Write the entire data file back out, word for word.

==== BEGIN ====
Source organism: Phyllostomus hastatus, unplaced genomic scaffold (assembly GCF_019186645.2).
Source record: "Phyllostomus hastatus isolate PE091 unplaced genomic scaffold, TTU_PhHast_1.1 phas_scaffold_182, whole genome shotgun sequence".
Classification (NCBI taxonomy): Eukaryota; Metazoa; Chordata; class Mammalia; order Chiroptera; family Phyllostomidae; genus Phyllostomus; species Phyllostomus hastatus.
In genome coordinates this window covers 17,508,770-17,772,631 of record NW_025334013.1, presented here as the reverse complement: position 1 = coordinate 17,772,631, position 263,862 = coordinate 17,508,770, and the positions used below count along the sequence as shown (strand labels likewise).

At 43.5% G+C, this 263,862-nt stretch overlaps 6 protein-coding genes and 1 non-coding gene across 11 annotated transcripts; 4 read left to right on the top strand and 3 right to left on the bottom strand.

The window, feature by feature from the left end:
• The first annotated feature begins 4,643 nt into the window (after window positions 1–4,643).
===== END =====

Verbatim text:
Source organism: Phyllostomus hastatus, unplaced genomic scaffold (assembly GCF_019186645.2).
Source record: "Phyllostomus hastatus isolate PE091 unplaced genomic scaffold, TTU_PhHast_1.1 phas_scaffold_182, whole genome shotgun sequence".
Classification (NCBI taxonomy): Eukaryota; Metazoa; Chordata; class Mammalia; order Chiroptera; family Phyllostomidae; genus Phyllostomus; species Phyllostomus hastatus.
In genome coordinates this window covers 17,508,770-17,772,631 of record NW_025334013.1, presented here as the reverse complement: position 1 = coordinate 17,772,631, position 263,862 = coordinate 17,508,770, and the positions used below count along the sequence as shown (strand labels likewise).

At 43.5% G+C, this 263,862-nt stretch overlaps 6 protein-coding genes and 1 non-coding gene across 11 annotated transcripts; 4 read left to right on the top strand and 3 right to left on the bottom strand.

The window, feature by feature from the left end:
• The first annotated feature begins 4,643 nt into the window (after window positions 1–4,643).